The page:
But let’s face it, the axe was made to cut eardrums, and so most of my playing time was spent with the KE3 pumped through a Marshall JCM800 and a ProCo Rat distortion pedal. The resulting sound was capable of rearranging furniture and small pets in the house across the street. The bottom end on this guitar is something the U.N. should sanction. Muted rhythms take on a tribal percussiveness, and leads sound like they’re doubled with tap-dancing gorillas. The treble had to be rolled back a bit from my usual “everything on seven” setting, however, since a hint of microphonic squeal could be coaxed from the pickups with a tap of the pick. Still, the KE3 delivers some awesome muscularity along with radical good looks and solid craftsmanship.
For those who wish to single eyebrows and swill Jaegermeister on a Budweiser budget, Jackson’s KE3 Pro is your weapon of choice.
Jackson KE3 Guitar In Action!
The introduction of Fender amplifiers almost coincided with the company’s electric guitars in the mid 1940s. The earliest venture into the amp market by Fender was marked by the production of what they named the “Tweed Amps” which had an output ranging from three to seventy five watts. However, these amplifiers had an inbuilt Read more
Even if you’ve got all of the other required accouterments, you’ll be hard-pressed to make it big with that psychotically low, funky, hard-music grind that’s all the rage these days if you’re not packing a seven string. In the past, chugging on the low E string used to be enough to make you a contender. But now, with bands like Limp Bizkit mining sinister new veins of metal and settings a new standard for heaviness, you’re likely to be written off as a lightweight if you can’t summon up that deep, spongy rumble. Until recently Ibanez has been the only mass manufacturer of seven-string solidbodies, but the Schecter Diamond and Hellraiser Series offers a new, affordable contender for players who want to hit below the belt. Read more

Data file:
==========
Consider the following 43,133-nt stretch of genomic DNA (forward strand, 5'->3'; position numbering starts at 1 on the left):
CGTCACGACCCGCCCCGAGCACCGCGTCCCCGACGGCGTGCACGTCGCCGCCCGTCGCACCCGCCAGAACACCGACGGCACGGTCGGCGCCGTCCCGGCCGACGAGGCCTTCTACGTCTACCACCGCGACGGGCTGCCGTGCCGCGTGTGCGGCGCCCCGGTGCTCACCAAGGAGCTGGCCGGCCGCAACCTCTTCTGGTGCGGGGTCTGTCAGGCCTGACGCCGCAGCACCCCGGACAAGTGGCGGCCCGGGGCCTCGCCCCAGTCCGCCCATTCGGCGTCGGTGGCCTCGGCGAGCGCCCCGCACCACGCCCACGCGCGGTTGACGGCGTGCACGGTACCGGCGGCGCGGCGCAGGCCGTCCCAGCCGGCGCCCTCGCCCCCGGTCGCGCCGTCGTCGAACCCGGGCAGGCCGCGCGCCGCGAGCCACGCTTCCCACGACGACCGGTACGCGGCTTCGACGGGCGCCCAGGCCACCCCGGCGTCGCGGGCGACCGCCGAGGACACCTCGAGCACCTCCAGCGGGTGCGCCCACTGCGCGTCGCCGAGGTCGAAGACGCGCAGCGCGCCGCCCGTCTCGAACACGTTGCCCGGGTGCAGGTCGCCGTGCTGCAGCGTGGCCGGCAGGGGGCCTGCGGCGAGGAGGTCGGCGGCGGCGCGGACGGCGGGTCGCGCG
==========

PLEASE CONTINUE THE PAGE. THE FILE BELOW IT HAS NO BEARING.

Carvin is thrilled to introduce their latest model, the ST300. This new model offers the features and choices of Carvin’s contemporary Custom Shop guitars with the timeless body shape that they offered back in the early 1990s. The body is more circular than the legendary DC series and has a waist and forearm cutaway for playing comfort, as found on the Contour 66. The Carvin ST300 model reflects Read more
Hey GearVault readers, awhile back I randomly signed up to a guitar giveaway that I found on the net. I figured it was a waste of time because I NEVER win anything (hence, why I don’t play the lottery =). A month or so later I received an email saying I had won their contest and they shipped me a Gibson Les Paul Studio equipped with P90s and a Fender Deluxe combo amplifier. I was delighted! Though I already have my own gear, I just gave this stuff to my nephew so he could learn to play guitar. After feeling lucky, I downloaded an auto-fill extension to my browser (in my case Firefox) and signed up to a bunch other gear giveaways, it literally took 5 seconds and the effort involved one click of the mouse. About a month later I received a Maxon OD808 pedal in the mail.